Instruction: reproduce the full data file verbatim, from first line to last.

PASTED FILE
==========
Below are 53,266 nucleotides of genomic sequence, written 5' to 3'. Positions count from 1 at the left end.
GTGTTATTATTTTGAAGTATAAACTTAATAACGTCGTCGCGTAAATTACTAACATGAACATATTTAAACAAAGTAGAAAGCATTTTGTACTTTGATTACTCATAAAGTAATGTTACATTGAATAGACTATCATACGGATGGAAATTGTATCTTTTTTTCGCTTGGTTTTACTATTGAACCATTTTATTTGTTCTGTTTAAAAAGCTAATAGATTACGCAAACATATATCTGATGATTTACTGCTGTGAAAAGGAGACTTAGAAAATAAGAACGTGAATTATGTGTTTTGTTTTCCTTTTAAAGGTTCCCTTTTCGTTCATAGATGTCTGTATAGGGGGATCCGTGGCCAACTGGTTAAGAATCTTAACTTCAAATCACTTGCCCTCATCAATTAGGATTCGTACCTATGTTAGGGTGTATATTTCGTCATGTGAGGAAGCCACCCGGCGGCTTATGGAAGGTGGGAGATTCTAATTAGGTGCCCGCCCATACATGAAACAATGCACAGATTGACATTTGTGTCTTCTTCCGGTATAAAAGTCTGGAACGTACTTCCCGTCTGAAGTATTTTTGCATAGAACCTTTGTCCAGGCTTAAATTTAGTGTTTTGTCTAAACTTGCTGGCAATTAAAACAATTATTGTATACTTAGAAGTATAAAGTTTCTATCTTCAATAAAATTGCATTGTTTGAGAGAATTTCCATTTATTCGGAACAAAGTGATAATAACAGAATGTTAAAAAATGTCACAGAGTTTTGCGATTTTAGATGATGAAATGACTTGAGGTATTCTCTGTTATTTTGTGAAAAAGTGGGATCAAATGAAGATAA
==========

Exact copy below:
Below are 53,266 nucleotides of genomic sequence, written 5' to 3'. Positions count from 1 at the left end.
GTGTTATTATTTTGAAGTATAAACTTAATAACGTCGTCGCGTAAATTACTAACATGAACATATTTAAACAAAGTAGAAAGCATTTTGTACTTTGATTACTCATAAAGTAATGTTACATTGAATAGACTATCATACGGATGGAAATTGTATCTTTTTTTCGCTTGGTTTTACTATTGAACCATTTTATTTGTTCTGTTTAAAAAGCTAATAGATTACGCAAACATATATCTGATGATTTACTGCTGTGAAAAGGAGACTTAGAAAATAAGAACGTGAATTATGTGTTTTGTTTTCCTTTTAAAGGTTCCCTTTTCGTTCATAGATGTCTGTATAGGGGGATCCGTGGCCAACTGGTTAAGAATCTTAACTTCAAATCACTTGCCCTCATCAATTAGGATTCGTACCTATGTTAGGGTGTATATTTCGTCATGTGAGGAAGCCACCCGGCGGCTTATGGAAGGTGGGAGATTCTAATTAGGTGCCCGCCCATACATGAAACAATGCACAGATTGACATTTGTGTCTTCTTCCGGTATAAAAGTCTGGAACGTACTTCCCGTCTGAAGTATTTTTGCATAGAACCTTTGTCCAGGCTTAAATTTAGTGTTTTGTCTAAACTTGCTGGCAATTAAAACAATTATTGTATACTTAGAAGTATAAAGTTTCTATCTTCAATAAAATTGCATTGTTTGAGAGAATTTCCATTTATTCGGAACAAAGTGATAATAACAGAATGTTAAAAAATGTCACAGAGTTTTGCGATTTTAGATGATGAAATGACTTGAGGTATTCTCTGTTATTTTGTGAAAAAGTGGGATCAAATGAAGATAA